This Tuesday, the European Parliament voted on the initiative report “Towards a pan-European covered bonds framework”. Covered bonds are debt securities issued by a bank or mortgage institution and collateralised against a pool of assets. Holders of covered bonds are protected twice, through recourse against the issuer and the collateral, a safety mechanism known as “dual recourse”. Although covered bonds receive significant preferential treatment by EU financial regulation, they are not regulated in EU law so far. Therefore, the European Commission announced to put forward a legislative proposal for a common EU framework of covered bonds in the first quarter of 2018. The initiative report adopted today outlines the position of the European Parliament favouring a principle-based approach harmonizing the features of covered bonds.
MEP Sven Giegold, financial and economic policy spokesperson of the Greens/EFA group commented:
“A European Covered Bonds Framework will contribute to the completion of the Capital Markets Union. In light of the significant preferential regulatory treatment that covered bonds receive under EU law, we need to ensure that the diversity of national regimes does not jeopardize financial stability. However, any EU regulation shall build upon well-functioning national systems without disrupting them keeping in mind that no investor lost money with covered bonds. The principles-based approach adopted by the Parliament today shall serve as a yardstick for the Commission when proposing its Directive next year.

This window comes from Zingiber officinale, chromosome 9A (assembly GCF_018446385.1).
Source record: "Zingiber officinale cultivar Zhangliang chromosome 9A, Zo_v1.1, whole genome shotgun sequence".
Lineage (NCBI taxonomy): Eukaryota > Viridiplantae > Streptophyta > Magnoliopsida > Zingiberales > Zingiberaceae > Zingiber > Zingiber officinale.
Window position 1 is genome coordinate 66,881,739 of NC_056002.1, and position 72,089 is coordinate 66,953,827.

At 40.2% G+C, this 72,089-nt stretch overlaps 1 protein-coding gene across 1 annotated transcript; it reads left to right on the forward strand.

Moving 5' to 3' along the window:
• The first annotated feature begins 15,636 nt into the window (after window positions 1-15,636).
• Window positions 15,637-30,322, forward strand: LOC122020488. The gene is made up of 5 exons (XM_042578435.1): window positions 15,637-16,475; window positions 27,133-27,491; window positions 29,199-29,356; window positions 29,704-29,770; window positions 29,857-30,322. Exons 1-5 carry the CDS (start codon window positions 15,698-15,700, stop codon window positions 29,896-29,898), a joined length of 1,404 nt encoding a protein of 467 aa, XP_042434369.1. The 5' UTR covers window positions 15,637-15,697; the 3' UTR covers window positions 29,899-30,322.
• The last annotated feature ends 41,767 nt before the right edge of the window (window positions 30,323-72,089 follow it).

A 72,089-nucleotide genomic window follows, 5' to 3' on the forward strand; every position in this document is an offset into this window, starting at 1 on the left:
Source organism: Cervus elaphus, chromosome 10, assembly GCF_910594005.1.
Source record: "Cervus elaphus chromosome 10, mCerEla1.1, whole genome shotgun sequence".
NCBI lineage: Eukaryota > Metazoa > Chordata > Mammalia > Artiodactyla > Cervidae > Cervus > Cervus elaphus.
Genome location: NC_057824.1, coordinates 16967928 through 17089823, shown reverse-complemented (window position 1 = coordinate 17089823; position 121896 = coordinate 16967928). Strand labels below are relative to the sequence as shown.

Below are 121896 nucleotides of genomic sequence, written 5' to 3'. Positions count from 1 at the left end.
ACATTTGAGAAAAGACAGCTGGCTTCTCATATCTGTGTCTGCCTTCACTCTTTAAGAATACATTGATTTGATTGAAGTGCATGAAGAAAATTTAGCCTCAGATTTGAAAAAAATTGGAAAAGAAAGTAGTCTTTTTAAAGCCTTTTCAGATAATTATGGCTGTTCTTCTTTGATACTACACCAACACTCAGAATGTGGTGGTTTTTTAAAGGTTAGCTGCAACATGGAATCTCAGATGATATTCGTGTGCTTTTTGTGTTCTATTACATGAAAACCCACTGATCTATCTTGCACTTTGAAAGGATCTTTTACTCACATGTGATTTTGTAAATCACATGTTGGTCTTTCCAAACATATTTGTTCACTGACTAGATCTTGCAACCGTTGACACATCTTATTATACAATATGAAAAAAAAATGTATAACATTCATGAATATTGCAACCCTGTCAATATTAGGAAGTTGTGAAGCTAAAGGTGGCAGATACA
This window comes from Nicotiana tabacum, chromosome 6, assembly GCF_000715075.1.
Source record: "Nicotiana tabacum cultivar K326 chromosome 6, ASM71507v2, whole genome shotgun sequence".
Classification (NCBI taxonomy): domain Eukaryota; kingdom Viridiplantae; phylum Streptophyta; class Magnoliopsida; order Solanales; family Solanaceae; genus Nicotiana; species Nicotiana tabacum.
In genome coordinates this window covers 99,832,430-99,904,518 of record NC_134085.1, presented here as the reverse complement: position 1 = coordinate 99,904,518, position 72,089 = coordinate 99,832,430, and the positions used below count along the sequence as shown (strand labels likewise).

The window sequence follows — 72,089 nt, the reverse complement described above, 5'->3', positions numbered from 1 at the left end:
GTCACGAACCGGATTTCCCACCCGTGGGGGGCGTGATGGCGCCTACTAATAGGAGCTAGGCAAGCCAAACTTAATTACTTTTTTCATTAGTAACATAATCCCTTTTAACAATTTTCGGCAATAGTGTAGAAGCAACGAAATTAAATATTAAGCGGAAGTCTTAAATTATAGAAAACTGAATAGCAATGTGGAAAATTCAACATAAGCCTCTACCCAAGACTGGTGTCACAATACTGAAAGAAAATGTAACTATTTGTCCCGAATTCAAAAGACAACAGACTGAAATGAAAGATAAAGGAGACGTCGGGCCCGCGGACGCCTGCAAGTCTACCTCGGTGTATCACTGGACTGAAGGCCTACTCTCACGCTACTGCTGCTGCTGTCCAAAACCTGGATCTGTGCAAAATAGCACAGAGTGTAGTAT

Following the objective to foster financial stability, we are happy to see included in the final text Green amendments such as limitations to derivatives, requirements on the substitution of cover-pool assets as well as an authoritative list of compliant covered bonds regimes at European level enhancing transparency. Likewise, we are satisfied that the eligibility of ships as cover pool assets shall be subject to an impact assessment. We are also glad that the rapporteur’s tendency to euro-sceptical language has been rejected by the majority of the Parliament. Ending zero risk weights for government bonds without additional risk sharing would negatively affect not only southern Member States but the financial stability of the EU as a whole.”